Hulu CEO Mike Hopkins has revealed fresh details about its forthcoming live streaming TV service, including more clarity on its pricing, launch date and content line-up.
Speaking at Citi’s Internet, Media and Telecommunications Conference in Las Vegas yesterday, Hopkins said that the US service will go live in the “next few months” priced at under US$40 per month – which will include access to Hulu’s existing US$8 subscription on-demand package.
On the content front, Hopkins confirmed that Hulu has done a deal with CBS and its related cable channels. This comes on top of existing agreements with The Walt Disney Company, 21st Century Fox and Time Warner’s Turner, which encompass a slate of channels such as ABC, ESPN, Fox and National Geographic.
“When you include the thousands of TV shows that we’ve got in our library – our originals, movies, kids [content] – along with this great line-up of channels that we’re amassing, I think you’ve got a very compelling offering for the consumer,” said Hopkins.
He claimed that the online TV service would include a “world-class DVR service from launch”, and that download-to-go viewing options are “on our roadmap” but wouldn’t be available at launch.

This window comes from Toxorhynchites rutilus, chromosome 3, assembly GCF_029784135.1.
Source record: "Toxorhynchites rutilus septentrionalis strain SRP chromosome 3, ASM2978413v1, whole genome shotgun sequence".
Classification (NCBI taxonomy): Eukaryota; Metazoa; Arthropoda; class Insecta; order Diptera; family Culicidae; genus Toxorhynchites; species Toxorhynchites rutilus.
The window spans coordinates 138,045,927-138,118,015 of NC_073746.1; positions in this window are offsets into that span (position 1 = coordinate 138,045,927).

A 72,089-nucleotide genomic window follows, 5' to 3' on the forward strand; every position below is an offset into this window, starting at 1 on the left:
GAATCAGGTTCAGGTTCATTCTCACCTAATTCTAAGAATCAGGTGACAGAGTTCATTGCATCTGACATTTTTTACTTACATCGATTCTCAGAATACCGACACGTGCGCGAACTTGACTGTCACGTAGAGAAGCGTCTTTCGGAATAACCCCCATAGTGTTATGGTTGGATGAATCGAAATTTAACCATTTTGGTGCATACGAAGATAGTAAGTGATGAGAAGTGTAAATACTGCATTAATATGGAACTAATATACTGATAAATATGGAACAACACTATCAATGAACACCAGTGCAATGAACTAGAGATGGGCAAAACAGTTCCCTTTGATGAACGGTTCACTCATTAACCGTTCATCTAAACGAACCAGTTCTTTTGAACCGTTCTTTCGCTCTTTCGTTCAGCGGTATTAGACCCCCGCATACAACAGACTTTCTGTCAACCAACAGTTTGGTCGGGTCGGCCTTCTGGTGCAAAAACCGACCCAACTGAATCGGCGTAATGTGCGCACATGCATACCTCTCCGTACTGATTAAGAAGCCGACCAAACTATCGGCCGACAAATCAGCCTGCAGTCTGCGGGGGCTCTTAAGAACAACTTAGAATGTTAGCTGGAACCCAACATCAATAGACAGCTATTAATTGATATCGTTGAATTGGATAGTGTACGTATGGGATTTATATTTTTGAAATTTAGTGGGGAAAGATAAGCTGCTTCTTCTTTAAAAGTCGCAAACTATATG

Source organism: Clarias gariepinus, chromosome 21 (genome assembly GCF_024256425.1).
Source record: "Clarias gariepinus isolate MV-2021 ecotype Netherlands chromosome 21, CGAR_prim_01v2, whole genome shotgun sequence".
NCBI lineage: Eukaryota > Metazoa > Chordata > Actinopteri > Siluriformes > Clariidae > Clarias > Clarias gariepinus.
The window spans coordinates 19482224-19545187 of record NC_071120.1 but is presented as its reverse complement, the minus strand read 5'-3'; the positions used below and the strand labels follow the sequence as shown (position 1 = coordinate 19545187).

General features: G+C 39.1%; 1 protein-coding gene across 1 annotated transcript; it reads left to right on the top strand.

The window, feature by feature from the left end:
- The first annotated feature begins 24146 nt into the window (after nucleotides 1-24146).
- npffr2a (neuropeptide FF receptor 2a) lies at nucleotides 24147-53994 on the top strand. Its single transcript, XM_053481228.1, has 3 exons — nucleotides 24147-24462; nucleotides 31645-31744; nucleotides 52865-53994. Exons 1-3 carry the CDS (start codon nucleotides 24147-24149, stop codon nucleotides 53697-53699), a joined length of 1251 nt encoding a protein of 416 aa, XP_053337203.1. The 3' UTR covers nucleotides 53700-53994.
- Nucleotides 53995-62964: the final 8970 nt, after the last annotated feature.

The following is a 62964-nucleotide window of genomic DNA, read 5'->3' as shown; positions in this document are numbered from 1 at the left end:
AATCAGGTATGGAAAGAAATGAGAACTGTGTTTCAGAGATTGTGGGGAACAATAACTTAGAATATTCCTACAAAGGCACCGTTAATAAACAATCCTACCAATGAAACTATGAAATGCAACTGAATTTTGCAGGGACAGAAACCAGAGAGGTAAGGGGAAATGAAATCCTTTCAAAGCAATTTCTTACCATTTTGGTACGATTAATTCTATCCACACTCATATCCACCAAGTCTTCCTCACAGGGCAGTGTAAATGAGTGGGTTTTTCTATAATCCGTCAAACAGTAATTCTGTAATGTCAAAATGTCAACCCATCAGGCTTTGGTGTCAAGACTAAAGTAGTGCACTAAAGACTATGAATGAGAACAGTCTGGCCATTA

Highlighting the importance of customer experience, he said that the service was based around three design principles: an easy-to-use, intuitive design; a high level of personalisation; and a “seamless, transparent interaction” between live, on-demand and recorded content.
“When we decided about a year ago to launch a live service, I really challenged the team to go back and take a look at the eight years of learning that we have at Hulu about consumer behaviour… and come up with a new way to display and give people access to content. We didn’t feel like you could just layer on top of our existing interface live TV,” said Hopkins.
Discussing the service’s design principles he added: “We need to be able to anticipate what’s the content that you’re going to want to watch right now – based on where you are, what device you’re using, where you are and what time of day it is.
“When you think about your own experience with TV, you really don’t care if you’ve recorded it, whether it’s available via an on-demand asset, or whether it’s live. What this experience is going to do is fuse those things together so that it’s seamless for customers.”
The comments came a day ahead of the start of the Consumer Electronics Show, also in Las Vegas, where Hulu will demo the live TV service.
Hulu first revealed its live streaming plans last year and the service will go head to head with OTT competition in the US from the likes of Sling TV, PlayStation Vue and, in the future, Google’s rumoured Unplugged service.